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Author: TTRoberts Big red star, 1000 posts Old School Fool Add to my Favorite Fools Ignore this person (you won't see their posts anymore) Number: of 76422  
Subject: Re: Saving Mom's Portfolio.... Date: 1/13/2004 4:06 AM
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oceans50,

You asked:

<<Hi - Am not a new fool, but new to the Fool Boards and need help to save my Mom's financial life. Here are some facts:

She's in her 80's, widowed, like most,lost 40-50% during the last couple years, needs to earn about 6% on what she has, and is only earning about 2.5%. Has 33% invested in Tech stocks, the rest in other diverse equities, and a couple bonds. Broker advising a variable annuity - I feel as though there's a better way to stop her from withdrawing from the princpal each month, than an annuity. HELP!!!
>>

A variable annuity just might work and be acceptable if it's one of the newer types that has some of the guarantees of principle riders. Most people on these boards react negatively with regard to annuities and most often that's based on old data. Yes . . . there are costs associated with that – particularly with variable annuities (no so much with fixed or Equity Index annuities). So . . . you may want to look closely at it anyway as you, and more importantly your Mom, may find that the benefits are worth the costs.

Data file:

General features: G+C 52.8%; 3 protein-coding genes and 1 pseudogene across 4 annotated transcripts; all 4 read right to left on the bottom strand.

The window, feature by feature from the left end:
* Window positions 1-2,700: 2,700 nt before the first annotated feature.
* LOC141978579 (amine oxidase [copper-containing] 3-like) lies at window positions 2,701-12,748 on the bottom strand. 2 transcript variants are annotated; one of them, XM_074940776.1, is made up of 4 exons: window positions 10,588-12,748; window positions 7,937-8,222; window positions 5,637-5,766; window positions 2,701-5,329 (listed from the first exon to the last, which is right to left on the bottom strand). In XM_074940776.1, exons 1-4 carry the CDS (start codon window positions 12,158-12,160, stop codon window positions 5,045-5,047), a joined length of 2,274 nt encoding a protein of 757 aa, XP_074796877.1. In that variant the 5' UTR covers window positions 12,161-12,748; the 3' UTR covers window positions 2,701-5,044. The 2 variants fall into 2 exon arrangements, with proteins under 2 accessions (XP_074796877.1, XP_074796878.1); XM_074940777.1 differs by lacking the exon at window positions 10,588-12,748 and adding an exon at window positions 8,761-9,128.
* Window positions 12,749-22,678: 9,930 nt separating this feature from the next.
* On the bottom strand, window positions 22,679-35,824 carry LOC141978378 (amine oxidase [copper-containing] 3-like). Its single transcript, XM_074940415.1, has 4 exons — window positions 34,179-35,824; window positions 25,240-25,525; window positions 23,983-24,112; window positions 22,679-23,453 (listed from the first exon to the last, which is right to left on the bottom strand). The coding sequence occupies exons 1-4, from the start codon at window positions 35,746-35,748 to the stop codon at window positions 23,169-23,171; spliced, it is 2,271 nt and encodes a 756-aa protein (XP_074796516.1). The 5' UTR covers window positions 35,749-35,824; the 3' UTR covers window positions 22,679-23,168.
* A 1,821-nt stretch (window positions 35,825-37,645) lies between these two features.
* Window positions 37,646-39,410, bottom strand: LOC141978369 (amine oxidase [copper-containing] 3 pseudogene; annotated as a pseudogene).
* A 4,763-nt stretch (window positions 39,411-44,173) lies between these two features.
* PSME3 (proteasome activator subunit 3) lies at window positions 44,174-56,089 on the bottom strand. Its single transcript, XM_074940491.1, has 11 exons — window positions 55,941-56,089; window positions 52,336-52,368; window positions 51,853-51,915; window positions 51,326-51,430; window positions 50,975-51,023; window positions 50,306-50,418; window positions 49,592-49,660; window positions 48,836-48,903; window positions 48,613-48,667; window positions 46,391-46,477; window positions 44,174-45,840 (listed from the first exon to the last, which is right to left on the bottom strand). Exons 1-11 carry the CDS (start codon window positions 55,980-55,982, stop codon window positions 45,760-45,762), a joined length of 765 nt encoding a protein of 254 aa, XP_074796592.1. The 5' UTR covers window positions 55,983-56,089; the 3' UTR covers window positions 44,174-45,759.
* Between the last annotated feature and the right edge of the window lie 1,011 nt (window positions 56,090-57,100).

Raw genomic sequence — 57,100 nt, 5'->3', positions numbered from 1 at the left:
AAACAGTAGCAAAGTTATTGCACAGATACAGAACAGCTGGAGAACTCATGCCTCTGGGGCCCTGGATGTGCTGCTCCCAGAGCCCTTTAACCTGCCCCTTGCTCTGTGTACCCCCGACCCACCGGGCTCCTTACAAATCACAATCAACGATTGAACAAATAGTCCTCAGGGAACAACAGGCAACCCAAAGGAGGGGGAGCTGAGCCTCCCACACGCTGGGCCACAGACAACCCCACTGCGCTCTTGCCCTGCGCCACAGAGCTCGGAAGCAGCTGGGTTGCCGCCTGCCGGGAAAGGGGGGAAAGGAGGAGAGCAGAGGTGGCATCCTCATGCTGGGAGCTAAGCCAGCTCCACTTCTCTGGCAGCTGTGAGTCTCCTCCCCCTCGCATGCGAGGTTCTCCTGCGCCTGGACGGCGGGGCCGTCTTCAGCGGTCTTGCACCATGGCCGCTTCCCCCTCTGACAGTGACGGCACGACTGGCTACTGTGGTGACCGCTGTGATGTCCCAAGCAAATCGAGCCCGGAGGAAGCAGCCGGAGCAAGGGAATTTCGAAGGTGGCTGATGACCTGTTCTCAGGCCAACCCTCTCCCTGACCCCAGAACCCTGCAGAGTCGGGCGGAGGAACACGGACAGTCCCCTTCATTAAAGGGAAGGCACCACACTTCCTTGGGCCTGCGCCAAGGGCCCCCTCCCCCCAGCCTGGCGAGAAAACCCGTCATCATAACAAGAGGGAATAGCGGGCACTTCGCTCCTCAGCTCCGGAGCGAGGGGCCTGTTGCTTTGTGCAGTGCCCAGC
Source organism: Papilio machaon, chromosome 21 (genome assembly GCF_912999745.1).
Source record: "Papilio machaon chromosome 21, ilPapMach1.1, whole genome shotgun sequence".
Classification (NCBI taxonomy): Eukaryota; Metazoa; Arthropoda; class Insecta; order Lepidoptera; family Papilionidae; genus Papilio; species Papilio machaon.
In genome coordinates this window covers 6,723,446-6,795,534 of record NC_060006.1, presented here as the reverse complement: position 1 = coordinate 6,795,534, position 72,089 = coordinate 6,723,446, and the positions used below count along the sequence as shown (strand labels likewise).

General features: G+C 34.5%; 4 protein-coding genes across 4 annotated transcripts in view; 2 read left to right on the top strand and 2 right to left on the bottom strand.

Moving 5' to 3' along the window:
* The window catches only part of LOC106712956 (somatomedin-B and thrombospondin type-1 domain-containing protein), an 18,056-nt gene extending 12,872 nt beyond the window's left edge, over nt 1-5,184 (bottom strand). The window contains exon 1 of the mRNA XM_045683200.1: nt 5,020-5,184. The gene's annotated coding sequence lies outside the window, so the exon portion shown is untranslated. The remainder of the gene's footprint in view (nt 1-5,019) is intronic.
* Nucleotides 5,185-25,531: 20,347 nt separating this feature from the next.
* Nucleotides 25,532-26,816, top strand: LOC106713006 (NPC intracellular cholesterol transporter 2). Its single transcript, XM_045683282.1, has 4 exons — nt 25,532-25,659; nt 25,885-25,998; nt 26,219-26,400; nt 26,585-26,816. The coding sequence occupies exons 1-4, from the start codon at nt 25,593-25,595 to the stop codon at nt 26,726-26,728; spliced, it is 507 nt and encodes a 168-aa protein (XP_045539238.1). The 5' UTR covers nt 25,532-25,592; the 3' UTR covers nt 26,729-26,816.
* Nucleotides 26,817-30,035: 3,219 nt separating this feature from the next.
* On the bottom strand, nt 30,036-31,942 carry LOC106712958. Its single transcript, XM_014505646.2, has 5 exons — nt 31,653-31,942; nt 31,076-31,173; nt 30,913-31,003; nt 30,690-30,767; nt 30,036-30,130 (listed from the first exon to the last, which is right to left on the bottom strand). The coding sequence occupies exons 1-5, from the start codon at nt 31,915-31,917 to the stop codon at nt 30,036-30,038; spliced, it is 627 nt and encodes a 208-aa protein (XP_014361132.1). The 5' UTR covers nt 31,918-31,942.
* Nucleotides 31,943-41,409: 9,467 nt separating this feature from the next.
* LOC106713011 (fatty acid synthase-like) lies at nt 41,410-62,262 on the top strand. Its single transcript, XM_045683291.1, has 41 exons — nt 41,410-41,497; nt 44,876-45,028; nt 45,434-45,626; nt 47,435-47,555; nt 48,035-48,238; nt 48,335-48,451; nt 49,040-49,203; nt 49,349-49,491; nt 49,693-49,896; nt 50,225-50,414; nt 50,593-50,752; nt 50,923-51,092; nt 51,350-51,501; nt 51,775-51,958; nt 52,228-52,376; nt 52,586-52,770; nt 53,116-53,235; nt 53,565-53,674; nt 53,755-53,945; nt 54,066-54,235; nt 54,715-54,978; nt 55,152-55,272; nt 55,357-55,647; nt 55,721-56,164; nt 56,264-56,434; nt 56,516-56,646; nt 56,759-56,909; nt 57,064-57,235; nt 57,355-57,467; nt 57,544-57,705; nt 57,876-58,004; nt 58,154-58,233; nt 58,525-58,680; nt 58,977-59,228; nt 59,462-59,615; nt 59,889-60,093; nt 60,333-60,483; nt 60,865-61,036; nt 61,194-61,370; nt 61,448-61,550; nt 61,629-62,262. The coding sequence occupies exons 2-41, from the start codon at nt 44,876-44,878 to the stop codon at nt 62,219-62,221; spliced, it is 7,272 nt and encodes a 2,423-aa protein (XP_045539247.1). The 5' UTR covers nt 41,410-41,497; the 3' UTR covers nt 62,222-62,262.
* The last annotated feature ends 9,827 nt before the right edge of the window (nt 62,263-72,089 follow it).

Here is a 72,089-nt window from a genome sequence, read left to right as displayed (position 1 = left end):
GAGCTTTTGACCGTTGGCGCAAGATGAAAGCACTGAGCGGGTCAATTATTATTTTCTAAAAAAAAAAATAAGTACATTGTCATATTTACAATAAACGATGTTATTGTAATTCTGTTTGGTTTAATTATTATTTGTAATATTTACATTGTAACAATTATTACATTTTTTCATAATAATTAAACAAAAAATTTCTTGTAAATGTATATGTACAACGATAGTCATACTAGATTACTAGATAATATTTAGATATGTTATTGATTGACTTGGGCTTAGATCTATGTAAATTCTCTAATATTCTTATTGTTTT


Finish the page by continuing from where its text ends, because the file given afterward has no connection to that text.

<< With Dad gone, there is no one to advise us who doesn't have an agenda....so I come to the Fool Boards for advice. Can you help, please? >>

Another alternative you may want to check into is a Split-Annuity arrangement. One annuity for tax deferred growth and the other an Immediate Annuity for a guaranteed income for a period of time (like 5 to 10 years). The Deferred Annuity might suit your objectives if it's an Equity Index Annuity since it won't have the market risk of a variable annuity and can realize a 6 to 7% rate of return with no risk to principle (higher than a regular fixed annuity). Note also that an Immediate Annuity with the life income option for someone you're Mom's age can look quite appealing (that's because of the mortality tables used and if she has any health issues at all . . .that makes it even better).

If your “Broker” is not an expert on annuities, then you might want to seek one out to get the details on them so you and your Mom can make good informed decisions.

Note: I am not suggesting that this IS the way to go since many more details regarding your Mom's situation and finances should be known. Some of the other suggestion made here are also viable alternatives. Just which is most appealing to you and your Mom depends you her set of issues, which I'm sure is much more extensive that what you're shown so far.
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